• 1 tsp salt

Meat Filling

  • 1 cup ground pork (or mushroom for meat-free filling; see notes below)
  • ¼ cup diced napa cabbage
  • ¼ cup thinly sliced carrot
  • 2 cloves garlic minced
  • 1 tbsp ginger minced
  • 2 tbsp gluten-free soy sauce
  • 1 tbsp rice vinegar
  • 1 tbsp sesame oil
  • 2 tbsp sesame seeds optional, for garnish


Making the Bao Dough (First Proof)

  • Combine warm water with yeast and sugar in a large bowl. Mix with a fork until well combined. Set this aside to allow the yeast to activate, for about 10-15 minutes.
  • Once the yeast-water mixture is bubbling, slowly add in your flour. Once all of your flour has been added, mix with a spatula or wooden spoon until the flour is fully mixed in.
  • Lightly flour a flat surface and roll your bao bun dough out. Using your hands, knead the dough until it is smooth and elastic.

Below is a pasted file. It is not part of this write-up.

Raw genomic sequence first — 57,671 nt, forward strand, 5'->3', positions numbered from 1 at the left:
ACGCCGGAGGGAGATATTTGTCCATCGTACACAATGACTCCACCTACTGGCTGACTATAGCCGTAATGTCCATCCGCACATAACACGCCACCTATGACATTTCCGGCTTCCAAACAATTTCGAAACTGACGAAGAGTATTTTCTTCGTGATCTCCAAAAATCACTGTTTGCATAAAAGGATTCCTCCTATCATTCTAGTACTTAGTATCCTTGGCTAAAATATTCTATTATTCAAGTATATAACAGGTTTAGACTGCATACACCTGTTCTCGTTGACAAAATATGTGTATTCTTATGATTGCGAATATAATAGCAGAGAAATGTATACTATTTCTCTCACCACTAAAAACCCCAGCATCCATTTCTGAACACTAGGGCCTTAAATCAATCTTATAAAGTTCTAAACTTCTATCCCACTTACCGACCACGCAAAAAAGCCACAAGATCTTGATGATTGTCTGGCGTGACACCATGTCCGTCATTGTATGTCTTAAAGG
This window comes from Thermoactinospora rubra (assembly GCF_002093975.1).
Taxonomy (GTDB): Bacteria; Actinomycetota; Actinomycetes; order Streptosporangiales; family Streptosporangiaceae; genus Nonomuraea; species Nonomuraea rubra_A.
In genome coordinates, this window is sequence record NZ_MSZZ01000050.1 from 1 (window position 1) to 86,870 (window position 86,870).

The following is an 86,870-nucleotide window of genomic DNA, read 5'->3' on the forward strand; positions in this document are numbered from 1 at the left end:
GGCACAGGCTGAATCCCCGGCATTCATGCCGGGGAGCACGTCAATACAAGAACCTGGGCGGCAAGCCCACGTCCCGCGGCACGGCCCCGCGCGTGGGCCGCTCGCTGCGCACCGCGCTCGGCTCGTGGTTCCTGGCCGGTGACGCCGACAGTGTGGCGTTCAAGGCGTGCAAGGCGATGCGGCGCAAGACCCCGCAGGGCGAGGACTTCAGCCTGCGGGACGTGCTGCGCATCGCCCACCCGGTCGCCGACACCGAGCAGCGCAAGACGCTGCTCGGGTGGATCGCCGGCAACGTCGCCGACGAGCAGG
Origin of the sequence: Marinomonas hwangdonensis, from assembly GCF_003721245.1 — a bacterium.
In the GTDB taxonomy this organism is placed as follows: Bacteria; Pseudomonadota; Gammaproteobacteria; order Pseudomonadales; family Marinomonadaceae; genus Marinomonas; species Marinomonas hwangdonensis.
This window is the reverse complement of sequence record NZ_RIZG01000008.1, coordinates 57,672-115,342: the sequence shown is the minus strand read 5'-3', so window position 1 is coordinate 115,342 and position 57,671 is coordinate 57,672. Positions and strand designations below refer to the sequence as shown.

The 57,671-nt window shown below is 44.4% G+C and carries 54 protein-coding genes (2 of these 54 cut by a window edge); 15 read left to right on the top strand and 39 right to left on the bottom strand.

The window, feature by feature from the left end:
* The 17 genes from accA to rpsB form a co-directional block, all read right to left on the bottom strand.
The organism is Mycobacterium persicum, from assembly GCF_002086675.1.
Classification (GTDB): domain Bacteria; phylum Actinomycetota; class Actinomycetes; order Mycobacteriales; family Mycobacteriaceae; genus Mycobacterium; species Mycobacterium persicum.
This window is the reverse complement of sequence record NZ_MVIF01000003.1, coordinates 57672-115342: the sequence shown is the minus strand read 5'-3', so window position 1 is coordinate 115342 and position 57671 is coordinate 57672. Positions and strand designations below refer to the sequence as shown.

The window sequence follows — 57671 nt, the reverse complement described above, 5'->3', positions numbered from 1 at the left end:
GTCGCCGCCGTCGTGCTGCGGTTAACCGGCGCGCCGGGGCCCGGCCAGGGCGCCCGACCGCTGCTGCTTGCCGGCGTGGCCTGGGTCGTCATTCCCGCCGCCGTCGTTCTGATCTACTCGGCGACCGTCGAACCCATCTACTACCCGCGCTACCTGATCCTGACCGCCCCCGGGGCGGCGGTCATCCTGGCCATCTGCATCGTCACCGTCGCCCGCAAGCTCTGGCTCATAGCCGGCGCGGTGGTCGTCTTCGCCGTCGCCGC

• Once your dough is elastic, roll it into a large sphere, place it back in your bowl, and cover with a clean kitchen towel for at least 1 hour, or keep it in the refrigerator overnight.

Making the Filling

  • While the dough is resting, make your filling. Begin by setting a large skillet to medium heat and adding your sesame oil, followed by the cabbage, carrot, garlic, and ginger. Cook for 3-4 minutes.
  • Next, add your pork (or mushrooms) and cook for about 10 minutes, or until the meat has fully cooked.
  • Add your gluten-free soy sauce and rice vinegar. Taste and adjust seasonings as necessary. Refrigerate until it’s time to stuff the buns.

Shaping & Stuffing the Buns